4 Minute Read

We all get the same number of hours in a day. So how is it that some people seem to squeeze so much more out of those 1,440 minutes than others do?

You might be tempted to think it’s because of working longer hours, but research has shown the total time spent on tasks has little correlation to productivity. Staying busy doesn’t necessarily translate to getting things done.

Instead, the key to productivity is good time management.

This is true for individuals looking to maximize time in their day—and for businesses looking to maximize billable hours.

For landscaping businesses, higher productivity means higher profits

As a lawn care or landscaping business, getting the most out of your labor hours is critical.

The services you provide in grounds maintenance, construction, or snow and ice removal are all accomplished by crews spending set amounts of time in the field. You schedule jobs and make pricing decisions based on the number of hours it takes to provide those landscaping services.

By maximizing billable hours for your landscaping crews—and making those hours as productive as possible—you can increase profit margins and scale your business responsibly.

While increasing efficiency to maximize productivity is important across your entire business, crew scheduling is one place where better time management can make the greatest impact.

The benefits of landscape management software

User-friendly project management software like Aspire (for companies with more than $1 million to $3 million in revenue) or Crew Control (for growing businesses) can make a significant difference in productivity for lawn care and landscaping companies.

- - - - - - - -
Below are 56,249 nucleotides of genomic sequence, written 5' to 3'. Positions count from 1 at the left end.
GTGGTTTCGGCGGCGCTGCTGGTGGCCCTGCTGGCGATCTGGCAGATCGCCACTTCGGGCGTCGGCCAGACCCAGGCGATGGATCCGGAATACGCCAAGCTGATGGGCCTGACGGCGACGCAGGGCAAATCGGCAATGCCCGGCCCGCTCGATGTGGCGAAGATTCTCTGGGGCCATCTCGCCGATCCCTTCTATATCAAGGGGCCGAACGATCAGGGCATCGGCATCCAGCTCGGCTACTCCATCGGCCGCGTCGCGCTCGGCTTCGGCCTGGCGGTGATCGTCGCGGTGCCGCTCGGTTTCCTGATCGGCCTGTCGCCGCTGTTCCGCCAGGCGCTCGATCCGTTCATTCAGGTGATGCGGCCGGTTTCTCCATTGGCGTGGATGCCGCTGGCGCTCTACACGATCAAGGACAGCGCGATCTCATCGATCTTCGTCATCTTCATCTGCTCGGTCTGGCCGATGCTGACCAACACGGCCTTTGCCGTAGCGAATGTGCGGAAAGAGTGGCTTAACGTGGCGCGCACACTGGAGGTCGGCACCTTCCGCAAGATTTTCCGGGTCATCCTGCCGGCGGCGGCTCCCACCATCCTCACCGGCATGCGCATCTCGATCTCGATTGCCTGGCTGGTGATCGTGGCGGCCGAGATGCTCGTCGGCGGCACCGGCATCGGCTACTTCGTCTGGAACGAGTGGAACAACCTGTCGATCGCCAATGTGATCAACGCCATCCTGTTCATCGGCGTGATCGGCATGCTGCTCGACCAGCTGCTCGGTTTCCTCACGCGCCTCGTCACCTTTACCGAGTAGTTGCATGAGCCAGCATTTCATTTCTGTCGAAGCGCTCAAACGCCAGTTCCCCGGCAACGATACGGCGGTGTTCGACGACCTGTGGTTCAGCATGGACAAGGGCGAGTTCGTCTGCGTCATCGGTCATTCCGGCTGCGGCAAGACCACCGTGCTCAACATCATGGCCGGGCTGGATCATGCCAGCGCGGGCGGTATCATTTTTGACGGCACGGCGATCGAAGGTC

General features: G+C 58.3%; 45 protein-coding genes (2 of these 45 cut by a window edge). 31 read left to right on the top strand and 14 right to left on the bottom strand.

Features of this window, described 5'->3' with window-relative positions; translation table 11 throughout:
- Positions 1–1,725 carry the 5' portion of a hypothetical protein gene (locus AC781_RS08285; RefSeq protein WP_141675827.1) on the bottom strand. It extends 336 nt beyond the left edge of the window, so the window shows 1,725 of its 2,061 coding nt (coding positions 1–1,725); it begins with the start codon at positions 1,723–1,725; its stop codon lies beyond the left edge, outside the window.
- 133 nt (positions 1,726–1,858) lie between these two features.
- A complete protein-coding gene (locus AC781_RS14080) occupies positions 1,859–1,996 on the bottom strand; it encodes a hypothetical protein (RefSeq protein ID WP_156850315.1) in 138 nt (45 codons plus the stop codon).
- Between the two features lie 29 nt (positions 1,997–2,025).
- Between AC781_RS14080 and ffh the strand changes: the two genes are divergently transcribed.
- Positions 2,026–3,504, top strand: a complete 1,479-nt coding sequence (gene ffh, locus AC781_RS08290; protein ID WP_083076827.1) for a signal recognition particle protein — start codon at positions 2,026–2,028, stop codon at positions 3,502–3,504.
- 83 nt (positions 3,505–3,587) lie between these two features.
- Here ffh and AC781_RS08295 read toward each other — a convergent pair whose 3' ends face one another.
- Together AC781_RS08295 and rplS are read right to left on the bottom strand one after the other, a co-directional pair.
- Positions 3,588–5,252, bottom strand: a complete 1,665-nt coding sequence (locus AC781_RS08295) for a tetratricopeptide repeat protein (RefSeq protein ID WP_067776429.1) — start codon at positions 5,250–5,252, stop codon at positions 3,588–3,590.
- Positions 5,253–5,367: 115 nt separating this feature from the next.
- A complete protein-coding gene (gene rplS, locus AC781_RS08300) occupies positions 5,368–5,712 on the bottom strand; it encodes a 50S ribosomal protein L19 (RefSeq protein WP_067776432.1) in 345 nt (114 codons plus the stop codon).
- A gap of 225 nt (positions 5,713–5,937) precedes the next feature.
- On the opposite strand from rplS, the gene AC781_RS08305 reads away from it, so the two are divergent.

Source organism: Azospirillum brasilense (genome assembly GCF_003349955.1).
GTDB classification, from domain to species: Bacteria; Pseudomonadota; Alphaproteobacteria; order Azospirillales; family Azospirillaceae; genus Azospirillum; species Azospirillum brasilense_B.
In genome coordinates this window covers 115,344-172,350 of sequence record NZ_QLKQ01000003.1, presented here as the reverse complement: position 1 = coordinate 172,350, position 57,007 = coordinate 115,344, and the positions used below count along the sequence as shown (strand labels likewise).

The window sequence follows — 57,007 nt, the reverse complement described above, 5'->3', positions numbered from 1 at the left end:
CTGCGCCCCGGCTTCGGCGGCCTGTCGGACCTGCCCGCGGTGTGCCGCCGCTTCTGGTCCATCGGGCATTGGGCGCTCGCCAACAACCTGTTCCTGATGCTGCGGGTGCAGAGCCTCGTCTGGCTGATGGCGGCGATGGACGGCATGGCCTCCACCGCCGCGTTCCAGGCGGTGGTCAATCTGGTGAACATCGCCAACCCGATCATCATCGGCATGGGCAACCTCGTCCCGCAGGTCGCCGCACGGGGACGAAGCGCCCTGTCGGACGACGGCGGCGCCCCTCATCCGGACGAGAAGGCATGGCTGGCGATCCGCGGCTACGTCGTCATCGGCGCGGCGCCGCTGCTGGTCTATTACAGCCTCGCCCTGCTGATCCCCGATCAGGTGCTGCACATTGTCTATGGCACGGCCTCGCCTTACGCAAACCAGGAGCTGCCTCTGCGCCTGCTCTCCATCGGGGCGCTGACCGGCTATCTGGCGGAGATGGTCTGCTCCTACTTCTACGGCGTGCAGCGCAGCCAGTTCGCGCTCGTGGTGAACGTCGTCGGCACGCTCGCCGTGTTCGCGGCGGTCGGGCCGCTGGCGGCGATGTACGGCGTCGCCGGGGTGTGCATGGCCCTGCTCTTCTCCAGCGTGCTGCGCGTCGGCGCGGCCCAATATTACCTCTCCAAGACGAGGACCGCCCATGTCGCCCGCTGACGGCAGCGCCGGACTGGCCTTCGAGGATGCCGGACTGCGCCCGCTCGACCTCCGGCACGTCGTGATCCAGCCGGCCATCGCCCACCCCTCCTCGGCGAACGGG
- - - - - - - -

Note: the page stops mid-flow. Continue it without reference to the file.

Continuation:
By offering robust functionality in pricing, scheduling, time tracking, invoicing, job costing, GPS location, credit card processing, and more, these solutions help you spend less time at your desk struggling with spreadsheets and whiteboards, and more time doing the work you enjoy.

Not all landscape business software is created equal, so it’s important to choose a platform that actually helps streamline the scheduling process with real-time insights and flexible, intuitive tools.

You don’t need just another program to manage—you need a solution that eliminates the hassles of crew scheduling and paves the way to greater profitability.

While software is an important tool in your time management arsenal, it’s only one piece of the puzzle. To use it well, it helps to have a firm grasp on principles of effective time management.

No matter how you choose to manage your work, though, understanding how to better manage your time as a business owner—and the time your landscaping crews spend on the job—can help you get more out of each day.

What landscaping businesses can learn from time management principles

Time management is a topic that receives lots of attention, particularly around New Year’s resolution time.

After all, who doesn’t want to find ways to get more out of our scarcest resource? Thankfully, that research can be applied on a larger scale as well.

Let’s take a look at some tips and tricks in three time management categories that can help you get a handle on your landscaping jobs.

Maximizing productivity in landscape management

The key to better time management is understanding and addressing all three major phases, as identified by DePaul University professor Erich C. Dierdorff.

Most productivity hacks focus on a basic list of tactics that feel unnatural, are quickly forgotten, or require more effort than they’re worth. That’s usually because they deal with only one category of time management, ignoring the others.

For your new processes to stick, your strategy has to involve all of Dierdorff’s stages:

  1. Awareness
  2. Assignment
  3. Adaptation

Dierdorff found that each of these buckets is equally important in determining productivity, but most people’s attempts to be more efficient fall under “assignment.” That’s why they don’t stick.